Athens Family Restaurant & McKay’s Used Books

Athens Family Restaurant is a favorite in Nashville for great breakfast and great Greek food.  My mom and I finally got the chance to try it today for brunch.  The place is small and quaint, with blue checkered table cloths.  I ordered the Eggs Crab Cake, which consisted of crab cakes on English muffin halves topped with poached eggs and hollandaise sauce, and my mom ordered the Eggs Florentine, which was essentially the same thing minus the crab cakes and with tomato, spinach, and feta.  We were incredibly pleased.  The eggs were poached perfectly and the crab cake was delicious.  I was looking around at the crowd, hoping to see someone semi-famous.  I’ve lived in Nashville for almost four years and still have not seen a celebrity, or at least one I recognize.  I should probably brush up on my country stars.

After eating brunch, I took her to the international market, where she was almost as giddy as I was on Friday.  Then we headed over to McKay’s Used Books, CDs, Movies and More, which is a huge store filled with great, cheap finds.  I got two old cookbooks.  One was a Nashville-themed from the Junior League of Nashville written in 1977 and a huge volume called the Gold Cook Book from 1948.   I thought both were appropriate for my Southern Foodways Class as historical documents.  They really are “of their time”; the Gold Cook Book had this to say in its introduction:

“American homemakers are increasingly aware of their rich heritage of cooking, of its wide variety as a result of its regional origins.  We have the fine culinary traditions of those who settled in Louisiana, Virginia, New England, the South, the North, the East, and the West.  No statement of the excellence of the cooking of American homemakers, who are representative of every race of mankind, is complete without a reference to the fine cooking of the Negroes of the South, who are natural gourmets.  They seem to have inherited a sort of tradition of good cooking, and it may be that this will have a large place in the final development of a real type of American cookery.”

At this point, the author does not seem to recognize a definitive American cuisine, but one that is in development out of the diverse “rich heritage” of cooking.  He predicts that it is African-American cooking that will bring it to its culmination.  It’s definitely a historical artifact.  Flipping through the recipes is fascinating.  This particular book has over 1,000 recipes, most new to me.  The Nashville cookbook had a recipe for “Deer Chili.”  I may be trying some of these recipes and putting them up on the blog.  Probably not the deer chili…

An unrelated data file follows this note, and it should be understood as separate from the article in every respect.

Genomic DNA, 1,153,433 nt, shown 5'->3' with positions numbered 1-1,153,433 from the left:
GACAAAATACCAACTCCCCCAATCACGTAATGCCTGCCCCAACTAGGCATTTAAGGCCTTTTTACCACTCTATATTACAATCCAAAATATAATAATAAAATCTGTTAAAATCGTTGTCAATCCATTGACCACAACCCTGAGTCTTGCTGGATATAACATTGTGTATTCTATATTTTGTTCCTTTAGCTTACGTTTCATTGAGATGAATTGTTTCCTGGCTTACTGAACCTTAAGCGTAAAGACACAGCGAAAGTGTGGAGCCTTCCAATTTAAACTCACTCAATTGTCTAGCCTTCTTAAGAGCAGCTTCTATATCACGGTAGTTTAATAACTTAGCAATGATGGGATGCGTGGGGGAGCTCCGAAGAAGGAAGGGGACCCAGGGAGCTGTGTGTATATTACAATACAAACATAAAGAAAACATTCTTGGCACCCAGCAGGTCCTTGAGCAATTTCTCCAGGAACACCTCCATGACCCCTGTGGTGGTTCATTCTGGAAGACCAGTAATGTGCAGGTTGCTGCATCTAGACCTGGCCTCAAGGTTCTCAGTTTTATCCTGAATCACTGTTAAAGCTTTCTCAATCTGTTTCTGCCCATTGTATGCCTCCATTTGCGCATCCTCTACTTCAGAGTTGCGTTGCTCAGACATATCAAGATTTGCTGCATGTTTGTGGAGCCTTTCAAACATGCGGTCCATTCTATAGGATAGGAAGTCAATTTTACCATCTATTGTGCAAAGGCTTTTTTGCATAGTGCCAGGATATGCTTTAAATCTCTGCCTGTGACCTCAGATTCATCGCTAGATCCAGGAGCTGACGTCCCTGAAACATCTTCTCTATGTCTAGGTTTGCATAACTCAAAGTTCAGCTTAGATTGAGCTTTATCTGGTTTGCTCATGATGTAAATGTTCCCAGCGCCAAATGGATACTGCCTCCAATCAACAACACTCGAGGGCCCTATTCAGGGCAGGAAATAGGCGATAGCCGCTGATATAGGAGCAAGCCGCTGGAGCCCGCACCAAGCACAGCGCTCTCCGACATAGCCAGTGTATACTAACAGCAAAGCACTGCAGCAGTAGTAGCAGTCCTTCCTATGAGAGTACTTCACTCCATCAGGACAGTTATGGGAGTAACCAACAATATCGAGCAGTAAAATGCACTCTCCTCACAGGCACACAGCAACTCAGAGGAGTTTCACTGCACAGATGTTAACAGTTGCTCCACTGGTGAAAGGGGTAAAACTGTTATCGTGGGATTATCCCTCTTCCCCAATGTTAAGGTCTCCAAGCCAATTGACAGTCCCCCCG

Losing my Pho Virginity to Miss Saigon

I have heard of the wonders of pho (pronounced “fuh”), hot Vietnamese beef and noodle soup, but never had the pleasure of trying it.  I thought, where am I going to get good pho in Nashville?  Luckily, my roommates took me to Miss Saigon so I could lose my pho virginity, and let me tell you: it was gooooood.  I think it’s the beginning of a long, beautiful relationship.

I was daunted–and somewhat confused–by all the choices on the menu, which led me to accidentally order a seafood pho rather than one with beef, (I can’t seem to read well when I’m hungry…), but it was the most delicious mistake I’ve ever made.  The pho had crab meat, squid, fishballs, and shrimp as well as the typical noodles.  It also came with the traditional side of bean sprouts, lime, and mint to add to the soup.  I also jazzed mine up with some chili sauce, and it was go time.  Before the pho, however, I had some shrimp and pork spring roll with peanut sauce, which were good but I’ll admit they weren’t my favorite.  However, I blame my distorted expectations and little experience with Vietnamese food rather than them.  I also had an iced coffee drink with condensed milk, which was divine.  The ambiance of the place is modern, but warm.   Seems like it would be a good date place, except that it’s hard to eat soup in a remotely attractive manner.  Although one Yelp reviewer, Michael, who wasn’t a fan of Miss Saigon, had this to say:

“Pho (pronounced “fuh”) is like pizza, in that it is like sex. There is good pho, there is great pho. There is toe-curlingly amazing pho. There is no such thing as bad ho. Slurping will still ideally be involved.”

According to Yelp reviewers, Miss Saigon has a little rivalry with another Vietnamese restaurant in the same area, Kien Giang.  I might have to settle that score. ;)

Just a couple stores down from Miss Saigon is K&S World Market, an international food market.  After dinner we decided to check it out, and it was almost as good as having dessert.  Foods I have never heard of or foods that are hard to find in mainstream supermarkets make me absolutely giddy so I practically vibrated my way through the store.  Unfortunately my camera died after only a few pictures.  They have a produce section with fruits and vegetables I’ve never heard of and they also have fresh fish and meat in the back.  Some of the fish is actually fresh, as in, still alive.  I found so many things I wanted to try.  I was thrilled that they had frozen mamey (a tropical fruit).  My grandmother used to make batidos de mamey (mamey milkshakes) out of that stuff  in Florida but we could never find it in Tennessee.  They also had these pastry cookies I love and haven’t been able to find anywhere else.

The smell of the store is odd to some people, perhaps because of the butchery, but it reminds me of the bodega my maternal grandfather had a long time ago in Union City, New Jersey.  He was a butcher and sold fresh meat in in store.  My earliest image of my grandfather are his eyes smiling from behind his rectangular Santa Claus spectacles and a very bloody once-white apron falling joyously over his bowl full of jelly.

Some unique produce at K&S World Market and a man wrangling a catfish